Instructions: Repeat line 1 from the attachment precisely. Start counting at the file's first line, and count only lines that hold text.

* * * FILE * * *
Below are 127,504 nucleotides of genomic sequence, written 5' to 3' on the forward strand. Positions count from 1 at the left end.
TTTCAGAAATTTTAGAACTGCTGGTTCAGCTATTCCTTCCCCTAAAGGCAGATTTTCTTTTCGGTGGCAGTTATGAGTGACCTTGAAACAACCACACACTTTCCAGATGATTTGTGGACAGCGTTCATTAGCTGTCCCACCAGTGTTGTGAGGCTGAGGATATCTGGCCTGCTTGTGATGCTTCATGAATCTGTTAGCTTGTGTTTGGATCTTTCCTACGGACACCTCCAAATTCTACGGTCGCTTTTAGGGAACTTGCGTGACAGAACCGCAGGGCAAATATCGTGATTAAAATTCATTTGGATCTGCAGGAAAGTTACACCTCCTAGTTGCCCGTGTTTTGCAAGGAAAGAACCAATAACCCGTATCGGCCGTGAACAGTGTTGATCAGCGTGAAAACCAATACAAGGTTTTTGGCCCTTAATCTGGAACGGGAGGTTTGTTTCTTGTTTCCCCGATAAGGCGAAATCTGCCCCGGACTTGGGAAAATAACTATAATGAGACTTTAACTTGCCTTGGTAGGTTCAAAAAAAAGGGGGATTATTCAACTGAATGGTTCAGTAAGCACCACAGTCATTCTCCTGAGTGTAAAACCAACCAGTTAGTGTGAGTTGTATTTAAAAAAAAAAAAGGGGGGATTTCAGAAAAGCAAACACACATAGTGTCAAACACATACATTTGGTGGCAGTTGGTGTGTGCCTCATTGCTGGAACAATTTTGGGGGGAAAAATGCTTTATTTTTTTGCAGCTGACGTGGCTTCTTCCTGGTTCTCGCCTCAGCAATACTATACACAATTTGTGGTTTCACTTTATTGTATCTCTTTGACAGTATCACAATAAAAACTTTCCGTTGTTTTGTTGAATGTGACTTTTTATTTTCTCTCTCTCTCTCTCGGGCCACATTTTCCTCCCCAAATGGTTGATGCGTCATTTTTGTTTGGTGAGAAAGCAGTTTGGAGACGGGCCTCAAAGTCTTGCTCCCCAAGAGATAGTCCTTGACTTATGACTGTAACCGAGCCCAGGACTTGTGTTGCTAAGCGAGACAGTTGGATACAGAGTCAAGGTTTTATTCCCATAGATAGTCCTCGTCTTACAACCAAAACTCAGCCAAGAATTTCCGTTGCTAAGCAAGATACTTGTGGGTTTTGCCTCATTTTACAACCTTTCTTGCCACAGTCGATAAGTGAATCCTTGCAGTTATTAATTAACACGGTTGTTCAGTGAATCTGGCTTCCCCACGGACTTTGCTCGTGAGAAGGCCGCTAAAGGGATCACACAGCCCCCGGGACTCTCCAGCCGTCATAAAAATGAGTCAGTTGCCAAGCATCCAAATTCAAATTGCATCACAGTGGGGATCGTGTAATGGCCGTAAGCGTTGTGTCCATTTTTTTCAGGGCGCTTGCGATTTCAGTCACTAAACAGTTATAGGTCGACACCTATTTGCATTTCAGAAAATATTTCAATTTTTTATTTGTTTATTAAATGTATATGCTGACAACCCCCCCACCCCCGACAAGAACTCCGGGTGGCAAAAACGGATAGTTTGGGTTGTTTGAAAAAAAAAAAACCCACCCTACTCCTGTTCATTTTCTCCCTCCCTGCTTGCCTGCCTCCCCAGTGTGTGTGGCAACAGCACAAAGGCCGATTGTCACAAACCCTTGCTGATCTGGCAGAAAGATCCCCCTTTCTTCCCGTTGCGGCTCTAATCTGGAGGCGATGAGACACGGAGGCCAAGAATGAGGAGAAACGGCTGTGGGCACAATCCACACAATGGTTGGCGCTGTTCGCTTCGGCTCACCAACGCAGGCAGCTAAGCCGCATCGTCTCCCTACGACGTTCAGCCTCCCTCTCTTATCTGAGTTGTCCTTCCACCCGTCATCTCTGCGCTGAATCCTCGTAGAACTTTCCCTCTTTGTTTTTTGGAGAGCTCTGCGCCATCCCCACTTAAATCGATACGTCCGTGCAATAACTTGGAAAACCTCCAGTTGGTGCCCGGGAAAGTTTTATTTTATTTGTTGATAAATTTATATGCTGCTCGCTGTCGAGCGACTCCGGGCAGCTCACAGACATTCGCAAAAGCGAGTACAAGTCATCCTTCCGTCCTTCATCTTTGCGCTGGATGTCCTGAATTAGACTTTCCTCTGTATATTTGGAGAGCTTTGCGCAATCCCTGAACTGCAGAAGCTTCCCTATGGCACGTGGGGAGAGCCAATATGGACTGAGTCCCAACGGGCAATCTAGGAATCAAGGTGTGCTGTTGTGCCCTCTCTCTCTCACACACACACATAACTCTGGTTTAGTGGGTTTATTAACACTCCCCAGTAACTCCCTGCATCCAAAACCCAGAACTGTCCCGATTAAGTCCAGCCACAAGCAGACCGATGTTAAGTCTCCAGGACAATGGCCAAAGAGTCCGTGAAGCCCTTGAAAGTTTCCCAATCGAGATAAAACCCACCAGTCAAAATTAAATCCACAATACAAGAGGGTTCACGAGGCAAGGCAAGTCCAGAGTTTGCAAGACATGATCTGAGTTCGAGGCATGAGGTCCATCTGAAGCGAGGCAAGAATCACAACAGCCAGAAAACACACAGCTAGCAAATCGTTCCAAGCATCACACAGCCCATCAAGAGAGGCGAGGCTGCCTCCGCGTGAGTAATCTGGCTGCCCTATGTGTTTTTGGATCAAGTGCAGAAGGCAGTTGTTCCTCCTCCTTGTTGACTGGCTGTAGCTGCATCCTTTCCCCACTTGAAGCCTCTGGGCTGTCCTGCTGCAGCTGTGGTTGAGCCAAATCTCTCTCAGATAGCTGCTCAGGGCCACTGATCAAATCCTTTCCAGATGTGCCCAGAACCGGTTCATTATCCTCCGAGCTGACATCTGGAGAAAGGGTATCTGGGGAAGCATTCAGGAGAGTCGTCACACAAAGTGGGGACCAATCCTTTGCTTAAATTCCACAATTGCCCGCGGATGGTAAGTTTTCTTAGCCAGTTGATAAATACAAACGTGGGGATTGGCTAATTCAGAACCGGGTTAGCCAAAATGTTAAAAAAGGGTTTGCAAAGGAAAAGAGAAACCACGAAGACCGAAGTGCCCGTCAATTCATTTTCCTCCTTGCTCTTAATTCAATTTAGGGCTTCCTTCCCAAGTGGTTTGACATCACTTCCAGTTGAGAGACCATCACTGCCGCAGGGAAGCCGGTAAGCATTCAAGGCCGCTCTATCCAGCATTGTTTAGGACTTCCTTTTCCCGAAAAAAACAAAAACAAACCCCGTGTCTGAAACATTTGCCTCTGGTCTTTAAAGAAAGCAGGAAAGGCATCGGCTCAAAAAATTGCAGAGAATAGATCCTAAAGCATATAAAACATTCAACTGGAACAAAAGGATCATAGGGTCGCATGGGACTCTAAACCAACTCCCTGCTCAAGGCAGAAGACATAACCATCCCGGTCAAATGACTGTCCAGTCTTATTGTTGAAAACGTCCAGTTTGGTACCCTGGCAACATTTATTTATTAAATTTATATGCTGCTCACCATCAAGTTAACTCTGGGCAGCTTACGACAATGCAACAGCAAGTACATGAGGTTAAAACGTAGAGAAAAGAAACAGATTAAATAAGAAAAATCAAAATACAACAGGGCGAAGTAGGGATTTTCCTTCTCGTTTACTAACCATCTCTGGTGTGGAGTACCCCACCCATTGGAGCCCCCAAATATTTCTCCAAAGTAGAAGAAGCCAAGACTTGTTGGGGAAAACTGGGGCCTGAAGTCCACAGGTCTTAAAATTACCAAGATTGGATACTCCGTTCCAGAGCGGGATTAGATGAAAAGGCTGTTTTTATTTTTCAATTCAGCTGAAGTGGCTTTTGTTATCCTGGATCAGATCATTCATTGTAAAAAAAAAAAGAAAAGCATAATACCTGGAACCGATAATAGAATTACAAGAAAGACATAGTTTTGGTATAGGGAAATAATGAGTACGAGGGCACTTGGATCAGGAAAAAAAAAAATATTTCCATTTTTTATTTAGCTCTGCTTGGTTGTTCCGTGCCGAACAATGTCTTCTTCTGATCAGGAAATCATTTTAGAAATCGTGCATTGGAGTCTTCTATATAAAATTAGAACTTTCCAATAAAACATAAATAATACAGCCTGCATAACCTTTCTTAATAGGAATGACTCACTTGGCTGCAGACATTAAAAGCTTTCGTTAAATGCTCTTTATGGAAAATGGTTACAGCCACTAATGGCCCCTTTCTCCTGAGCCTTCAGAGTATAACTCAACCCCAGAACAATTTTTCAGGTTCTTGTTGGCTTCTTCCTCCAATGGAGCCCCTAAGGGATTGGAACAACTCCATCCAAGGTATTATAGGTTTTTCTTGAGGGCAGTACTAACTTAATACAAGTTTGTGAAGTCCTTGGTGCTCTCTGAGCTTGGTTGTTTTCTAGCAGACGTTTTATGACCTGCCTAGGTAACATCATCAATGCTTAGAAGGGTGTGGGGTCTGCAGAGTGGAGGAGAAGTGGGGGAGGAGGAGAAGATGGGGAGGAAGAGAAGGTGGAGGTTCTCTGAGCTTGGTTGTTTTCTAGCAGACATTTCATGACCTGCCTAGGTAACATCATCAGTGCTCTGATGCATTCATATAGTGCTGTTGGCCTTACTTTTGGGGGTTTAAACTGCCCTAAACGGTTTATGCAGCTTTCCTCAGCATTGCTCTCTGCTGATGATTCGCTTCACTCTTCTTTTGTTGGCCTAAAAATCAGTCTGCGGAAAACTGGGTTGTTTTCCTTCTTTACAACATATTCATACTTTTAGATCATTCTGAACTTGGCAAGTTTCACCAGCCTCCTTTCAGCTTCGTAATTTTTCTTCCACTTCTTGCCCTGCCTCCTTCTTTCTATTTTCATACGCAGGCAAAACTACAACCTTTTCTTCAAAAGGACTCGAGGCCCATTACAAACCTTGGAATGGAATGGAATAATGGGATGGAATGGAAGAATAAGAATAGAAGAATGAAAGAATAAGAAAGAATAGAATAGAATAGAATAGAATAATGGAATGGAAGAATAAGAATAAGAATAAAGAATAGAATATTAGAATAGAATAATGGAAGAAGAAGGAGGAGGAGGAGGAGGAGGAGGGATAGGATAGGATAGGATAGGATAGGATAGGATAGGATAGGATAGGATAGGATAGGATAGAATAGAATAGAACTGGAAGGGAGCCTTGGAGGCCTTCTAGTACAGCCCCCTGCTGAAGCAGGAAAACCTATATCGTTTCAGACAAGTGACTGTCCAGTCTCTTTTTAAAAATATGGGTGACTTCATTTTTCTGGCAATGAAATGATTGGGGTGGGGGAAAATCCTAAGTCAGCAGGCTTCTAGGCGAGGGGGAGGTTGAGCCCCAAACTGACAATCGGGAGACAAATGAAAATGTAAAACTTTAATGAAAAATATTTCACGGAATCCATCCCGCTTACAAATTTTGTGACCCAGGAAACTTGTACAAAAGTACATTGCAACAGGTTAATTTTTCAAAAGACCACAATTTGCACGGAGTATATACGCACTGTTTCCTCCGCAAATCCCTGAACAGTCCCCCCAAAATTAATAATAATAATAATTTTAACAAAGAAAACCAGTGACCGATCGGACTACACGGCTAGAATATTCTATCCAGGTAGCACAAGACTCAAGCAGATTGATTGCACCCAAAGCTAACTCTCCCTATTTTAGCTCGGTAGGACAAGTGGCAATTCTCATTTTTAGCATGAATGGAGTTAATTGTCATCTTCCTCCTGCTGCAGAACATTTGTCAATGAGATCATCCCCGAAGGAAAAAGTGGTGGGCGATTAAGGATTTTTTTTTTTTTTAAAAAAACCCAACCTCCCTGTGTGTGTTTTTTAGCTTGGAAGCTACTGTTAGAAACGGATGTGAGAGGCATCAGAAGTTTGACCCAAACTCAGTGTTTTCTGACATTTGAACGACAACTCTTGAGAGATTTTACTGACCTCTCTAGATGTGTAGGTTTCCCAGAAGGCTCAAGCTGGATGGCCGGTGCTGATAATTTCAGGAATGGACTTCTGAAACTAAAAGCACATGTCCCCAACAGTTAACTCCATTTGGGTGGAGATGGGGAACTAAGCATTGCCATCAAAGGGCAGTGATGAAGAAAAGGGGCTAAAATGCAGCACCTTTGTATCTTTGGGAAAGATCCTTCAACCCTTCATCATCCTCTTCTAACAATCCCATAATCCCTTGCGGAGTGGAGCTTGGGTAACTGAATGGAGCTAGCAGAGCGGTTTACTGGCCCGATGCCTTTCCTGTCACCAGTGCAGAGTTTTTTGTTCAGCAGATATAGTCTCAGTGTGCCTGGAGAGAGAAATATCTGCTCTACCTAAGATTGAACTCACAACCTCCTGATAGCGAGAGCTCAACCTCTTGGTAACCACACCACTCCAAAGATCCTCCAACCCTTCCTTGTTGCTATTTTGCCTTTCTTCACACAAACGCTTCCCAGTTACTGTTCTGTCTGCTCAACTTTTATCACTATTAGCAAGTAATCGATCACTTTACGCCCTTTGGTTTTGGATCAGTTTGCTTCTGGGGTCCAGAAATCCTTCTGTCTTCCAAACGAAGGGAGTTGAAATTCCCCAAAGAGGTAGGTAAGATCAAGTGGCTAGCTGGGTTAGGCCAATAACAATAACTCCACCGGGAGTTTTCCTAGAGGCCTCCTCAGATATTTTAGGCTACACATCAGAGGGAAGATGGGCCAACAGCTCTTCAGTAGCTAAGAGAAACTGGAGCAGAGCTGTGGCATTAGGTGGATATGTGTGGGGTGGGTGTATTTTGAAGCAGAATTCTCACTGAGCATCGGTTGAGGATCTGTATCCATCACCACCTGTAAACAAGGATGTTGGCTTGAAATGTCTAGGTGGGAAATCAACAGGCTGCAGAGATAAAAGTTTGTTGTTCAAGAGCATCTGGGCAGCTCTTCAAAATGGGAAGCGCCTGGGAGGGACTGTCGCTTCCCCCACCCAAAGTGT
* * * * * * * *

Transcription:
Below are 127,504 nucleotides of genomic sequence, written 5' to 3' on the forward strand. Positions count from 1 at the left end.